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Friday, 15 June 1906

The PRESIDENT - My attention has been called to this point. We must not only consider the Standing Orders referred to by the honorable senator, but must also consider standing order 14, and the practice of Parliament. According to the ordinary practice of Parliament, as a matter of courtesy to His Excellency the GovernorGeneral, no business is taken until the Add ress-in-Reply has been disposed of. That was the general rule. In many Parliaments the first reading of a Bill was movedto vindicate the right of Parliament to conduct its own business in its own way ; but as a matter of courtesy, no other business was done. When we framed our new Standing Orders, it was found to be inconvenient to strictly adhere to that rule, and we altered it to a certain extent by providing that certain motions should be taken before the Address-in-Reply was agreed to. Those motions are the fixing of the days and hours of meeting and the appointment of Standing Committees.

Senator Col Neild - May I draw your attention to the word "includes " in standing order 14?

The PRESIDENT -If it had not been for that word, we could not have taken any business whatever until the AddressinReply had been disposed of. Clearly that word " includes " enables us, according to our own Standing Orders, to do certain formal business before we agree to the AddressinReply. When we come to the other Standing Orders to which Senator Neild has referred, we find that? the word " formal," as there used, has a different signification altogether. It refers to business which the Senate has declared shall not be discussed. There, as I say, it has a different signification to what it has in standing order 14. I think we should get into difficulties if I were to submit a great many of these motions which can be put after the Address-in-Reply has been disposed of, before that has been done; because, having put the question of whether they are " formal " or " not formal," it is for the Senate to give the answer; and we might go on with a great' deal of business before the Address-in-Reply was disposed of. I think it would be far wiser to adhere to our former practice.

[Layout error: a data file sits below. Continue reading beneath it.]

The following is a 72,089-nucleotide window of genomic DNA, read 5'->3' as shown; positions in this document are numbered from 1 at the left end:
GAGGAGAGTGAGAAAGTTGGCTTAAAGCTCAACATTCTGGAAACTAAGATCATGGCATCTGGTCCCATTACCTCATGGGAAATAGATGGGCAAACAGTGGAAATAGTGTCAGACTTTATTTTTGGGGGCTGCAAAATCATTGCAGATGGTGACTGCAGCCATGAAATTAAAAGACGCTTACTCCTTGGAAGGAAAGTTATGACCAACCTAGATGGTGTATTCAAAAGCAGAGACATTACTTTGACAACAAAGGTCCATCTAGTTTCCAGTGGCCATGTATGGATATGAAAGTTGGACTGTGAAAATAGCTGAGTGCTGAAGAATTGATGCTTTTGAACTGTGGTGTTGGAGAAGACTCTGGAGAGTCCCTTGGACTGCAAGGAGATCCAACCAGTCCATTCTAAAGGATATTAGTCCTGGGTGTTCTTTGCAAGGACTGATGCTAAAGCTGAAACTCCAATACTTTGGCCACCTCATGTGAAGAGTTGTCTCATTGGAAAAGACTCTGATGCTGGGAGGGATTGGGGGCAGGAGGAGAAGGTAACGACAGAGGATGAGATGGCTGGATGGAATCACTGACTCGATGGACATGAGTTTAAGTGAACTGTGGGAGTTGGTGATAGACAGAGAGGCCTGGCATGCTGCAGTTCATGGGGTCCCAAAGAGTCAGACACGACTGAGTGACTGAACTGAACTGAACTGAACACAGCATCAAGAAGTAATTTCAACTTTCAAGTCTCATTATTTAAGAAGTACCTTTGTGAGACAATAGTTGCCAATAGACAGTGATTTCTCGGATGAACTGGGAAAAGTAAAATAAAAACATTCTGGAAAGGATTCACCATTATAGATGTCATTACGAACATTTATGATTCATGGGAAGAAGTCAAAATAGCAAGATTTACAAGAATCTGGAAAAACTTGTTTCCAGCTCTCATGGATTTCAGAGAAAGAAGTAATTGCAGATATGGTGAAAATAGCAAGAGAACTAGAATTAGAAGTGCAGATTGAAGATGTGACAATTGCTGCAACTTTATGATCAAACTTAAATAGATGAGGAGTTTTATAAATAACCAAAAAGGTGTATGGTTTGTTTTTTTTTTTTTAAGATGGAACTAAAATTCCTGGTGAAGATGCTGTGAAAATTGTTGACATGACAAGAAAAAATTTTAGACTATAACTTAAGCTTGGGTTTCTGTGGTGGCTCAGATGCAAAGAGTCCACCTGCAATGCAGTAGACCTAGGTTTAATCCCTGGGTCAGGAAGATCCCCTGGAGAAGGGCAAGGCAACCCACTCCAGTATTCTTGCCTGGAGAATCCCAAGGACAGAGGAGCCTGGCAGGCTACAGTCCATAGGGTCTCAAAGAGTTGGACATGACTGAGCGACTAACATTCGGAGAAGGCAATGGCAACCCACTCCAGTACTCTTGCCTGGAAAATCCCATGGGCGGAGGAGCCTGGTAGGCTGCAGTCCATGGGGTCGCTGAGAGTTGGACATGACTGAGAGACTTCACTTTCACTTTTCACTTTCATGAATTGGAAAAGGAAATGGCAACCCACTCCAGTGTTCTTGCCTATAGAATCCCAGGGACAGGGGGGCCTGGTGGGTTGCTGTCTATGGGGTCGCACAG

Senator Col Neild - With great respect, may I submit for your consideration whether, assuming the strict accuracy of the views you have just enunciated, it will not be equally inconvenient and equally likely to lead to the difficulties you have suggested as to dealing with purely formal motions, for questions to be asked and answered ?

The PRESIDENT - There can be no discussion on questions.

Senator Col Neild - Nor on formal motions, with great respect.

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